Greenpeace goes after gaming giants

Greenpeace has named and shamed all of the major games console makers in a new report.

The environmental activists claim that Sony, Microsoft and Nintendo are all not doing enough to make their products eco-friendly.

In particular, says Greenpeace, all are still using potentially harmful chemicals and metals in the construction of their consoles.

Greenpeace literally took a Sony PS3, Microsoft Xbox 360 and Nintendo Wii apart and, while it acknowledged that all three comply with European laws, the manufacturers still have some way to go to get their seal of approval.

Nintendo came in for the biggest bashing.

Zeina Al-Hajj, Greenpeace's International Toxic Campaign co-ordinator said that the manufacturer "...doesn't have any environmental policies".

It came bottom of Greenpeace's global assessment of "green" technology companies.

But Sony and Microsoft also came in for criticism because both the PS3 and 360 both contained "very high" levels of chemicals, called phthalates, which are used to "soften" flexible materials like wires and cable coatings.

The Beeb explains that these are not permitted in toys sold in Europe but under EU regulations games consoles are not classed as toys.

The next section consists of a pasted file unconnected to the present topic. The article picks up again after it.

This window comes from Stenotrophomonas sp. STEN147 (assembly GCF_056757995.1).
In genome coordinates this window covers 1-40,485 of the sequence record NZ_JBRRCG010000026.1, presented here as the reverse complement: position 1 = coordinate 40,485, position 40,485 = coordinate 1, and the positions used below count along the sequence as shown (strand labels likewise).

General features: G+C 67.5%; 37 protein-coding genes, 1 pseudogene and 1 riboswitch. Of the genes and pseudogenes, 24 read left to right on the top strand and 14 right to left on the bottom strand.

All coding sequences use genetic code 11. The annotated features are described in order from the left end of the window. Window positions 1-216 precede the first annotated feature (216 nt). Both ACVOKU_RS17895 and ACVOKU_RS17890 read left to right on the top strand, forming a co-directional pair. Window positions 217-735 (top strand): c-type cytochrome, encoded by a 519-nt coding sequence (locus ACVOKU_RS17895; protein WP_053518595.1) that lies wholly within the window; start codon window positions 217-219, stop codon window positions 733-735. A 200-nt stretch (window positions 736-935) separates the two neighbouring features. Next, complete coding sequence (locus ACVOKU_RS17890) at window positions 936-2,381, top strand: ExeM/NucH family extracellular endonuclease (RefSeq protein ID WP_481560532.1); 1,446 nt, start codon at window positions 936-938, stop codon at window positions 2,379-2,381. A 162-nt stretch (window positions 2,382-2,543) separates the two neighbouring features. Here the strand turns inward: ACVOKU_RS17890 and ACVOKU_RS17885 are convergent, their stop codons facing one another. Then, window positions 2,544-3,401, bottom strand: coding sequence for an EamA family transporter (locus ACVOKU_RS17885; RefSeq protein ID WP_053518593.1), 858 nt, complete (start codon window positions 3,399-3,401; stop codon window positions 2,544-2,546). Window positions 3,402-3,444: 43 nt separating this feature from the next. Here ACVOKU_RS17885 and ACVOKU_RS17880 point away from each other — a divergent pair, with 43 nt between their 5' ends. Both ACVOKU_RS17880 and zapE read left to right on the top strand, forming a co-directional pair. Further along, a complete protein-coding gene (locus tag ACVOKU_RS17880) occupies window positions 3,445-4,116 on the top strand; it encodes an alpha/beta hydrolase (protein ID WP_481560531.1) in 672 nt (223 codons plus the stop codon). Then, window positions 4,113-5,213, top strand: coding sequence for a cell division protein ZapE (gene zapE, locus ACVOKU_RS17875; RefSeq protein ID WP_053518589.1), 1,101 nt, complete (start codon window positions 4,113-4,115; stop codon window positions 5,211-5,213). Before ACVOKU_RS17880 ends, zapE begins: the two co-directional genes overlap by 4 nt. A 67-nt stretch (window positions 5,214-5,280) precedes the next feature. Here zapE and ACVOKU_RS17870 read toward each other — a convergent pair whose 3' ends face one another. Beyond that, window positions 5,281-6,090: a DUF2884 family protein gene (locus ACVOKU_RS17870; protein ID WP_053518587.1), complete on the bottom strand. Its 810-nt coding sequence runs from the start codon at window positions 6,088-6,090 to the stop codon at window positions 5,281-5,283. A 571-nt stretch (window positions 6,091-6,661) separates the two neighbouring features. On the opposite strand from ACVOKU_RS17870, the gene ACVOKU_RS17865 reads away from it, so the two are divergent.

Al-Hajj quipped though: "...whether or not it's a toy, we do not want these chemicals in our products".

Nintendo retorted that it complies with "all the necessary EU Directives" and also takes "into consideration the standards applicable to toys".

Greenpeace, in the meantime, is calling for console makers to adopt return and reuse policies for old consoles (which Sony claims it already does).

Al Hajj concluded: "This is one of the most innovative industries we have on the planet".

"This is an industry that is changing our way of life and if it does not take these challenges upon themselves to be more green, we are going to be in deep trouble very, very soon."


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